Human Imaging Core

Project: Research project

Project Details


HUMAN IMAGING CORE SUMMARY/ABSTRACT The focus of the Human Imaging Core (Director: Dr. Bradley Erickson) is to provide critical human imaging capabilities to MTPC investigators and extended national and international faculty by making a variety of services available. These include imaging protocol development; image transfer, management and storage; volumetric and other quantitative analysis (cyst distribution, cyst parenchyma-surface area, Dual energy CT) and advanced MR imaging analysis (renal blood flow measurements, intracranial aneurysm detection, and MR elastography) of affected organs in ADPKD. During the past grant cycle to date, the Human Imaging Core has provided image analysis for six NIH, two PKD Foundation, five industry, and three Mayo funded clinical studies or trials. These include volumetric analysis of 2,669 CT and 2,434 MR scans of kidneys or livers, in addition to MR measurements of RBF and other image analyses in a smaller number of patients. The volumetric analysis alone has taken approximately 5,613 hours. The Human Imaging Core has also assisted in the design and management of MR images from Mayo patients with ADPKD participating in multicenter clinical trials (CRISP and HALT) and the protocol development for DIPAK 1 (a clinical trial of Lanreotide supported by the Dutch Kidney Foundation and IPSEN Pharmaceutica). In addition, six new core services that were developed during the prior period: automated kidney segmentation from stereology, image-based classification of patients, magnetic resonance elastography, dual energy CT to characterize renal stones, renal blood flow, cyst- parenchyma surface area, are now available to researchers. Furthermore, the Human Imaging Core actively develops new technologies to enhance the breadth of offerings or the value of the current services. Technologies under development include: novel imaging methods for characterizing PKD (magnetization transfer imaging, diffusion, and blood-oxygen level determination) and differentiating cysts and parenchymal tissues. In addition to providing the services, the core offers training in these techniques. The core has educated and trained a large number of individuals from across the world on the proper use of tools to measure TKV and has also shared some of our algorithms developed in the past grant cycle. For these reasons, we believe that the Human Imaging Core is a critical resource for the study of PKD, and is a unique strength of the current application, as no other PKD Center has such a core.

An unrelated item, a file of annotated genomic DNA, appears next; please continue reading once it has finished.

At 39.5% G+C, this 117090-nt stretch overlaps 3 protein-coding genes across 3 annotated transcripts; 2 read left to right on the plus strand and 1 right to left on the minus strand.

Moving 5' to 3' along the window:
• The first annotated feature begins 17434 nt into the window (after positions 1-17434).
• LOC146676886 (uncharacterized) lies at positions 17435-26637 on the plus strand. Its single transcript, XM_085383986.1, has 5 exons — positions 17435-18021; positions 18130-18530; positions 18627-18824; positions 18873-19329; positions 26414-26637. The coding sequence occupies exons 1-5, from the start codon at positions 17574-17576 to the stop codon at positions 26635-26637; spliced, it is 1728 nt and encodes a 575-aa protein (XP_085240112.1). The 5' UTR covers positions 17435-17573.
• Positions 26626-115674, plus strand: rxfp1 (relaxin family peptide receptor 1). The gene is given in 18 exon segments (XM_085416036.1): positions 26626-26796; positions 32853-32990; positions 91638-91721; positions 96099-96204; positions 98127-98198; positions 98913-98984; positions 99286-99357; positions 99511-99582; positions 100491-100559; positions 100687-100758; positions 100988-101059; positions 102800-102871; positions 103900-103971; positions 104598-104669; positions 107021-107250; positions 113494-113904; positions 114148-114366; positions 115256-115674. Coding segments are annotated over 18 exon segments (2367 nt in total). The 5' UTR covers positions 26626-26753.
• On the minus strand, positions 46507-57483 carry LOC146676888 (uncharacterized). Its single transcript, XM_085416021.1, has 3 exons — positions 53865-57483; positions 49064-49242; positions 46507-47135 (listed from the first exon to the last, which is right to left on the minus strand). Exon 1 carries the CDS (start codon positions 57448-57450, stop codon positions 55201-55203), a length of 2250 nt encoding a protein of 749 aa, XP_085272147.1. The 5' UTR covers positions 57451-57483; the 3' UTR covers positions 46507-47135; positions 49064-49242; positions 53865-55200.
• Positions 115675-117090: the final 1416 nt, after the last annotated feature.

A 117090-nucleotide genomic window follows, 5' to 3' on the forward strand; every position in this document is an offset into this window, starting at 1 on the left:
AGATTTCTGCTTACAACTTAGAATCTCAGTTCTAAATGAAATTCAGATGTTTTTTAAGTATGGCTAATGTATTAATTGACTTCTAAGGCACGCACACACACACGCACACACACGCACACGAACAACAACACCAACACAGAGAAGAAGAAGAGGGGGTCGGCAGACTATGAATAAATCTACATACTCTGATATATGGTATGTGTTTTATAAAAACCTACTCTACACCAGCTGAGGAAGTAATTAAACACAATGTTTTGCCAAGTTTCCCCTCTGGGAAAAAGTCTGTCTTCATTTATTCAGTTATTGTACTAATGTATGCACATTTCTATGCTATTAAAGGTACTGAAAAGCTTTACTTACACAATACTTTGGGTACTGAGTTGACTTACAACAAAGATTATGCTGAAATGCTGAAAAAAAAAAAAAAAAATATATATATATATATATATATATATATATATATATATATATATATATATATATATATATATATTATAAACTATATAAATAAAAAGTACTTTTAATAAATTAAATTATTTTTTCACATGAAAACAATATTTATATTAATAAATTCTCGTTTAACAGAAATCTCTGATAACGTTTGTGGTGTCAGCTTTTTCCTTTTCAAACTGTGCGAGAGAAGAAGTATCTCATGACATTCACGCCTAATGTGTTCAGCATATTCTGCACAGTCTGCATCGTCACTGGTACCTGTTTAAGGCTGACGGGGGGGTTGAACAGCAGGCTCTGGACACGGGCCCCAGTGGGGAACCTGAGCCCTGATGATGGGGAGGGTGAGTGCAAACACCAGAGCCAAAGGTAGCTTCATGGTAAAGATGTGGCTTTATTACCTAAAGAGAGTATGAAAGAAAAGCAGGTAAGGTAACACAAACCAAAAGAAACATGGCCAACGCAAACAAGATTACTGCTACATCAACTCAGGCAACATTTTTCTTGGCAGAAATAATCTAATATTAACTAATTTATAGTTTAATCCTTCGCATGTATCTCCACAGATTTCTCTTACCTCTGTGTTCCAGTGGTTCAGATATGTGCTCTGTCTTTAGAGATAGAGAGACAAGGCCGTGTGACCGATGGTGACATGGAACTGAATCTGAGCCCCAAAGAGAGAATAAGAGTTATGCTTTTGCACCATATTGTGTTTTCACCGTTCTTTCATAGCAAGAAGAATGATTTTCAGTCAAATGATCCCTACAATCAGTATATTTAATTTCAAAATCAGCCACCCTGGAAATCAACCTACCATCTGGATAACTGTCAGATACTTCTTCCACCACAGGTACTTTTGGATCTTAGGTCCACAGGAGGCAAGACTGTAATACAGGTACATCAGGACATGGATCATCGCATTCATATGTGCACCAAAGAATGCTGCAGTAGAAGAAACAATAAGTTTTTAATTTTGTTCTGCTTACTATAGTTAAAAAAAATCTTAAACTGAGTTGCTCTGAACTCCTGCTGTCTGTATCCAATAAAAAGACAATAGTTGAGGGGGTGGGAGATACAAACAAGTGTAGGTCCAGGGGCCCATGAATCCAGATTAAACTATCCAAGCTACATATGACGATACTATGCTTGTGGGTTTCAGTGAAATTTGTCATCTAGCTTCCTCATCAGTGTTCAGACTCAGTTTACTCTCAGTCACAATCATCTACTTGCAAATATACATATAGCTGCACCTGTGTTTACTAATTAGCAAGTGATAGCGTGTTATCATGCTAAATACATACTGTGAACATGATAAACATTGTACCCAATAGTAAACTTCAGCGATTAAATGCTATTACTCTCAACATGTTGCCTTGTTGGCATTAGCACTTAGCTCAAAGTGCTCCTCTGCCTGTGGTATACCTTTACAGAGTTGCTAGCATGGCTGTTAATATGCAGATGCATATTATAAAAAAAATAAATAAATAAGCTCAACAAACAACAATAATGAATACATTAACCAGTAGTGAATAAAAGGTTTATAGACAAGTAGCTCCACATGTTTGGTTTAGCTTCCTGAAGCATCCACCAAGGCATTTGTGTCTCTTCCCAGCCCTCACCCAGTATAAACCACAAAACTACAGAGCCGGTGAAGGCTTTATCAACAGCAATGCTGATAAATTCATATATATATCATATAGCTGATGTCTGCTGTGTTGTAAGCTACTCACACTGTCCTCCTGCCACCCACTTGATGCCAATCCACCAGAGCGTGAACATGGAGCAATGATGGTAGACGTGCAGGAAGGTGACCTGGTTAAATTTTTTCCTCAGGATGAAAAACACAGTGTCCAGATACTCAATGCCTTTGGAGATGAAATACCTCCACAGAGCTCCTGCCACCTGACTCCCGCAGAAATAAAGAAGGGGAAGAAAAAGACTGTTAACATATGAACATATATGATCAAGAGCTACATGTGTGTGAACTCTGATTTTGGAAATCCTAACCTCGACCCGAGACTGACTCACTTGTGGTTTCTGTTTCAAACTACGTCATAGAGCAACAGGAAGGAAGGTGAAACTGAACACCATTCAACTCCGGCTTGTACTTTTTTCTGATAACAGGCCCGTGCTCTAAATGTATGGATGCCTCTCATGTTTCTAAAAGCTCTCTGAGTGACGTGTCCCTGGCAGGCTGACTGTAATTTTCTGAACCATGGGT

Effective start/end date9/15/156/30/20


  • National Institute of Diabetes and Digestive and Kidney Diseases: $271,621.00
  • National Institute of Diabetes and Digestive and Kidney Diseases: $271,621.00
  • National Institute of Diabetes and Digestive and Kidney Diseases: $271,621.00
  • National Institute of Diabetes and Digestive and Kidney Diseases: $271,621.00


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